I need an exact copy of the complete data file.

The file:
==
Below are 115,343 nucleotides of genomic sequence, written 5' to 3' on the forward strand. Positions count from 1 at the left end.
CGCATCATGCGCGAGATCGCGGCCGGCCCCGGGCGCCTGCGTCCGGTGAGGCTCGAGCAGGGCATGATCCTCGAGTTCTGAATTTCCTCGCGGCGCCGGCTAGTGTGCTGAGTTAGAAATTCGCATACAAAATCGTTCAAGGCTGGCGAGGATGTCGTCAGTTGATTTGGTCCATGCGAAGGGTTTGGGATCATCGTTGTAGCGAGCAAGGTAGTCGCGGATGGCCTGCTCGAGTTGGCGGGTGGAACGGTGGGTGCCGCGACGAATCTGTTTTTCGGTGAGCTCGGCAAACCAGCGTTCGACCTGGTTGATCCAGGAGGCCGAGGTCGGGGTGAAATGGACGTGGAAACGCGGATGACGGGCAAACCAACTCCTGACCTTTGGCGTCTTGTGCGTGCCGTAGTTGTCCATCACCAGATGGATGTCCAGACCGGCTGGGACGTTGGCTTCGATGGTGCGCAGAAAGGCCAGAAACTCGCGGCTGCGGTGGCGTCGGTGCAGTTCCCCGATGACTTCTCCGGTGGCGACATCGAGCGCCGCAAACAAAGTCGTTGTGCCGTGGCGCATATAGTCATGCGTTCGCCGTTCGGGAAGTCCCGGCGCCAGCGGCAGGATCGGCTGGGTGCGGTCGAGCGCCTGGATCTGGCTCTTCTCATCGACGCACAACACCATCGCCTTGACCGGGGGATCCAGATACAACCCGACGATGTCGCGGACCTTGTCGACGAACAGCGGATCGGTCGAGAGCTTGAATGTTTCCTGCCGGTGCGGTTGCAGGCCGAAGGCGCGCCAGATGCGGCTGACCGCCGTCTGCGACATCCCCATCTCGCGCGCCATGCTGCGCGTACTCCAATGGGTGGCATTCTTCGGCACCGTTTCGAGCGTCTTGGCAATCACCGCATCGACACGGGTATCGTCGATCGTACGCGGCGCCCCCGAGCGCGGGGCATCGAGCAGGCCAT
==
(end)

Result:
Below are 115,343 nucleotides of genomic sequence, written 5' to 3' on the forward strand. Positions count from 1 at the left end.
CGCATCATGCGCGAGATCGCGGCCGGCCCCGGGCGCCTGCGTCCGGTGAGGCTCGAGCAGGGCATGATCCTCGAGTTCTGAATTTCCTCGCGGCGCCGGCTAGTGTGCTGAGTTAGAAATTCGCATACAAAATCGTTCAAGGCTGGCGAGGATGTCGTCAGTTGATTTGGTCCATGCGAAGGGTTTGGGATCATCGTTGTAGCGAGCAAGGTAGTCGCGGATGGCCTGCTCGAGTTGGCGGGTGGAACGGTGGGTGCCGCGACGAATCTGTTTTTCGGTGAGCTCGGCAAACCAGCGTTCGACCTGGTTGATCCAGGAGGCCGAGGTCGGGGTGAAATGGACGTGGAAACGCGGATGACGGGCAAACCAACTCCTGACCTTTGGCGTCTTGTGCGTGCCGTAGTTGTCCATCACCAGATGGATGTCCAGACCGGCTGGGACGTTGGCTTCGATGGTGCGCAGAAAGGCCAGAAACTCGCGGCTGCGGTGGCGTCGGTGCAGTTCCCCGATGACTTCTCCGGTGGCGACATCGAGCGCCGCAAACAAAGTCGTTGTGCCGTGGCGCATATAGTCATGCGTTCGCCGTTCGGGAAGTCCCGGCGCCAGCGGCAGGATCGGCTGGGTGCGGTCGAGCGCCTGGATCTGGCTCTTCTCATCGACGCACAACACCATCGCCTTGACCGGGGGATCCAGATACAACCCGACGATGTCGCGGACCTTGTCGACGAACAGCGGATCGGTCGAGAGCTTGAATGTTTCCTGCCGGTGCGGTTGCAGGCCGAAGGCGCGCCAGATGCGGCTGACCGCCGTCTGCGACATCCCCATCTCGCGCGCCATGCTGCGCGTACTCCAATGGGTGGCATTCTTCGGCACCGTTTCGAGCGTCTTGGCAATCACCGCATCGACACGGGTATCGTCGATCGTACGCGGCGCCCCCGAGCGCGGGGCATCGAGCAGGCCAT